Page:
Quality Benchmarking in Trauma: from the NTDB to TQIP
Purpose of Review
This review describes the evolution of quality improvement in trauma from the creation of the Committee on Trauma’s (COT) Optimal Hospital Resources for Care of the Injured Patient in 1976 to the National Trauma DataBank (NTDB) to the American College of Surgeons’ (ACS) Trauma Quality Improvement Program (TQIP).
The national standardization of data collection for trauma patients through the National Trauma Data Standard (NTDS) and TQIP has allowed trauma centers to benchmark with their peers and focus quality improvement initiatives on areas of opportunity. TQIP provides enrolled hospitals with the data and educational resources they need to improve trauma care.
This review describes the development of ACS TQIP and quality benchmarking in trauma. The ACS COT began its journey to improve the quality of trauma care by establishing standards for the optimal care of injured patients and verifying that centers had the necessary equipment, personnel, and processes in place. The standardization of data collection for seriously injured patients nationally now has allowed trauma centers to meaningfully measure patient outcomes. ACS TQIP has further advanced trauma care by providing participating centers with the resources they need to achieve quality improvement in trauma.
KeywordsInjury Trauma Registry Data Benchmarking Quality improvement
Compliance with Ethical Standards
Conflict of Interest
The authors declare no conflicts of interest relevant to this manuscript.
Human and Animal Rights and Informed Consent
This article does not contain any studies with human or animal subjects performed by any of the authors.
Papers of particular interest, published recently, have been highlighted as: • Of importance •• Of major importance
- 1.Optimal hospital resources for care of the seriously injured. Bull Am Coll Surg. 1976;61(9):15–22.Google Scholar
- 2.Centers for Disease Control and Prevention. Web-based Injury Statistics Query and Reporting System (WISQARS) [Online]. (2003). National Center for Injury Prevention and Control, Centers for Disease Control and Prevention (producer). Available from: www.cdc.gov/ncipc/wisqars. Accessed January, 2018.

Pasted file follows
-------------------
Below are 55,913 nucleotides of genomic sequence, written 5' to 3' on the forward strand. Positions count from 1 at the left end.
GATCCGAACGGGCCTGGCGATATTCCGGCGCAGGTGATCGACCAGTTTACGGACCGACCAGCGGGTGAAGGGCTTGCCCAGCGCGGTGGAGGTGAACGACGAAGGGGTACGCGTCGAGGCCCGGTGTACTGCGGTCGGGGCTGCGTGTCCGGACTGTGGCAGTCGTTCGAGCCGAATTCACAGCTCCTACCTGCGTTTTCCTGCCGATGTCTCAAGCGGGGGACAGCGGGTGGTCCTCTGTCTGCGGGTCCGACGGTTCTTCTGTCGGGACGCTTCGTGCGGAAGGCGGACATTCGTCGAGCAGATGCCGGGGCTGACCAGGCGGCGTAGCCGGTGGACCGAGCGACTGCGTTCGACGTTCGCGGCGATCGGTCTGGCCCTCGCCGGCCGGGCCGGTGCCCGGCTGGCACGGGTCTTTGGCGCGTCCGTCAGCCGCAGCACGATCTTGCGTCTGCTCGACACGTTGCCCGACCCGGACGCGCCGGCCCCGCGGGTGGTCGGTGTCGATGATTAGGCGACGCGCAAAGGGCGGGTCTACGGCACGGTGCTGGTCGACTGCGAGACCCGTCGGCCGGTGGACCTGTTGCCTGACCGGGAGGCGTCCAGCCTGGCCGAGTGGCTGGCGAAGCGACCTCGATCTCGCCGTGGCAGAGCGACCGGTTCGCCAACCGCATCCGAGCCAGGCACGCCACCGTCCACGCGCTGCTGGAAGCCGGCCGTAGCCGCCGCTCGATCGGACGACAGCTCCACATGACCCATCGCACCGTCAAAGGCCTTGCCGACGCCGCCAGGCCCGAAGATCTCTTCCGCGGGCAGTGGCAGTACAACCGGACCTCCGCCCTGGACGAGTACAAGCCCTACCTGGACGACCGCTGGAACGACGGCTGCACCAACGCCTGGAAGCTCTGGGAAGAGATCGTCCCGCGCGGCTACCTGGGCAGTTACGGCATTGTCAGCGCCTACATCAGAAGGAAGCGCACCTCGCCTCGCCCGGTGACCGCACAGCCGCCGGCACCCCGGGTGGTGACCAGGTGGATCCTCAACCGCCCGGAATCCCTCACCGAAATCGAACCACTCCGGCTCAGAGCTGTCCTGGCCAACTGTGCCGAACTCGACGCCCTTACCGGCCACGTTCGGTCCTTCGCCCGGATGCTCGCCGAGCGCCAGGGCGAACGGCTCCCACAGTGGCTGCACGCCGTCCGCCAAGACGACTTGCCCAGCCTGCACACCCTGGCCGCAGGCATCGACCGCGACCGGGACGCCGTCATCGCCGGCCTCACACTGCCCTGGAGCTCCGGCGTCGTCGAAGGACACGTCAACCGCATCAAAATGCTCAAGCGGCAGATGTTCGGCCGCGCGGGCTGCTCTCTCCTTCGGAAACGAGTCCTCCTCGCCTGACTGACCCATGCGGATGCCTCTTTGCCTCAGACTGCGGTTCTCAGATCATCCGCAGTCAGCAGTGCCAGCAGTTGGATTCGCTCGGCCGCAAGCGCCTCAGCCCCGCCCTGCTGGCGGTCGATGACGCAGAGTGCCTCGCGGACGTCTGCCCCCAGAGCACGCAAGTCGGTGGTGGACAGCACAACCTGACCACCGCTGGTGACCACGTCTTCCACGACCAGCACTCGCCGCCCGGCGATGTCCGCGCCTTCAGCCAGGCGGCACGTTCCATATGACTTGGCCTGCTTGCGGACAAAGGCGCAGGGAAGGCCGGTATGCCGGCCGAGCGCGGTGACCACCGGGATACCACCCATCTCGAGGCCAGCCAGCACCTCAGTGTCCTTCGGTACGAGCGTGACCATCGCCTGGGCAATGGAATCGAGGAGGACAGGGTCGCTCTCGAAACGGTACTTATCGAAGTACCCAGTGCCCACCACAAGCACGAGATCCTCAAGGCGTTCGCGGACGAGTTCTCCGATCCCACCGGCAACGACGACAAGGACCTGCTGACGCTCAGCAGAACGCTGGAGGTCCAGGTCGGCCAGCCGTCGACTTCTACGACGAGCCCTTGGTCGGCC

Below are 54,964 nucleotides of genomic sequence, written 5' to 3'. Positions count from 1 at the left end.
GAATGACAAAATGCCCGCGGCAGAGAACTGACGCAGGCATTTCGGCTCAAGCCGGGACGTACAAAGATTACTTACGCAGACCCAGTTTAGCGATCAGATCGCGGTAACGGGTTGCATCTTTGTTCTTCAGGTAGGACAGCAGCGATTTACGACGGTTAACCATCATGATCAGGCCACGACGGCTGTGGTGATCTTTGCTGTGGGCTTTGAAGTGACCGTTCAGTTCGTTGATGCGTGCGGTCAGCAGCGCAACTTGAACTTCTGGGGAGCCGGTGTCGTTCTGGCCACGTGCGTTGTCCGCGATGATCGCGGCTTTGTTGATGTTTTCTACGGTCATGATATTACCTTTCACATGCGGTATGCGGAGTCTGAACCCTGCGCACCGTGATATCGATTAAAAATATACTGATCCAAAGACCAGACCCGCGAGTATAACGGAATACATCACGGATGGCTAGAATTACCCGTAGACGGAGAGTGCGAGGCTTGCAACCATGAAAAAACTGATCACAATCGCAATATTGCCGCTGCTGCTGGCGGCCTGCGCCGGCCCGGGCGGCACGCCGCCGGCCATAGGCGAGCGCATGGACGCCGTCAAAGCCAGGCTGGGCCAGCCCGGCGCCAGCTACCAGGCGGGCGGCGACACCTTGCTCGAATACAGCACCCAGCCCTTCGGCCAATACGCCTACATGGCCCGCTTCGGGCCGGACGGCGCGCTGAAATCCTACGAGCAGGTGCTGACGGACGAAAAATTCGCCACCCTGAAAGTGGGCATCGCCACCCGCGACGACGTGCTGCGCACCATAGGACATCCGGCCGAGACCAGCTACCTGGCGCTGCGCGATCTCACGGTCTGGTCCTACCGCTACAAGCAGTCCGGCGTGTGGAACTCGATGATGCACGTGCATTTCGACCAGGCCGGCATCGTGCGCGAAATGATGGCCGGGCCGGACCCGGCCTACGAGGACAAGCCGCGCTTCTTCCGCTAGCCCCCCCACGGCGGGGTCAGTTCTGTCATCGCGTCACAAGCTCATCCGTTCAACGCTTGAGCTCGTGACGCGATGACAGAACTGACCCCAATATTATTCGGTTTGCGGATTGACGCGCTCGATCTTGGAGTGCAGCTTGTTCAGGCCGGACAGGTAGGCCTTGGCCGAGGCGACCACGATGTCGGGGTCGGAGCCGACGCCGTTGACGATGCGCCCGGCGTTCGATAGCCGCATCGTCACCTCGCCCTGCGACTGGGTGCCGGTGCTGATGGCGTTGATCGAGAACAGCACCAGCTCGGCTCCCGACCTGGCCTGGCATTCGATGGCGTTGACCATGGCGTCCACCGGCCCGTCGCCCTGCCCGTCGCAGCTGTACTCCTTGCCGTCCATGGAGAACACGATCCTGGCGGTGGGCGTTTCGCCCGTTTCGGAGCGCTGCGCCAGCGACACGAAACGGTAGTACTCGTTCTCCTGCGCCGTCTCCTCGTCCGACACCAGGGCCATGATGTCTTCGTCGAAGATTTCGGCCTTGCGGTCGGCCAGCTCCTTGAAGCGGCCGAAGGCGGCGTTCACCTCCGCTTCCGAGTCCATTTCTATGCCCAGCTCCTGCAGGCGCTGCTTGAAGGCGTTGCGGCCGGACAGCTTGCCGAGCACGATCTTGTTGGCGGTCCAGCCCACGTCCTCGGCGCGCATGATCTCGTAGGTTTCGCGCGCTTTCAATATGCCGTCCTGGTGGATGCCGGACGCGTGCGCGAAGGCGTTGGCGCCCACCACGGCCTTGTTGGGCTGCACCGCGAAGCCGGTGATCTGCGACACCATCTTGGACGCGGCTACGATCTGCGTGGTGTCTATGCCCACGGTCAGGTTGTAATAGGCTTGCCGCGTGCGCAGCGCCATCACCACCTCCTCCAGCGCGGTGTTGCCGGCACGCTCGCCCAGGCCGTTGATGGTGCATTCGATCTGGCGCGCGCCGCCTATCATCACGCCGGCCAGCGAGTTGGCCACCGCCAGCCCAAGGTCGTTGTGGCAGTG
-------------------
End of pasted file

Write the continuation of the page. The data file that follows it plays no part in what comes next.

- 8.Hospital and prehospital resources for optimal care of the injured patient. Committee on Trauma of the American College of Surgeons. Bull Am Coll Surg. 1986;71(10):4–23.Google Scholar
- 14.What Is the NTDS? 2017; https://www.facs.org/quality-programs/trauma/ntdb/ntds/about-ntds. Accessed Jan 22 2018.
- 15.•• Shafi S, Nathens AB, Parks J, Cryer HM, Fildes JJ, Gentilello LM. Trauma quality improvement using risk-adjusted outcomes. J Trauma. 2008;64(3):599–604. discussion 604–596. This citation highlights the variation in outcomes in ACS verified trauma centers, suggesting that the process of verification alone to confirm structures and processes of care does not assure consistent outcome. CrossRefPubMedGoogle Scholar
- 17.• Hemmila MR, Cain-Nielsen AH, Wahl WL, Vander Kolk WE, Jakubus JL, Mikhail JN, et al. Regional collaborative quality improvement for trauma reduces complications and costs. J Trauma Acute Care Surg. 2015;78(1):78–87. This citation provides insights into the impact of a regional collaborative on accelerating performance improvement related to trauma. CrossRefPubMedGoogle Scholar
- 18.National Trauma Data Standard Data Dictionary. 2018; https://www.facs.org/quality-programs/trauma/ntdb/ntds/data-dictionary. Accessed December 27th 2017.
- 21.•• Newgard CD, Fildes JJ, Wu L, Hemmila MR, Burd RS, Neal M, et al. Methodology and analytic rationale for the American College of Surgeons Trauma Quality Improvement Program. J Am Coll Surg. 2013;216(1):147–57. This citation provides the methodology that supports risk adjustment for ACS TQIP. CrossRefPubMedGoogle Scholar
- 27.Using the Surgeon Specific Registry for CMS MIPS. 2017; https://www.facs.org/quality-programs/ssr/mips. Accessed January 31 2018.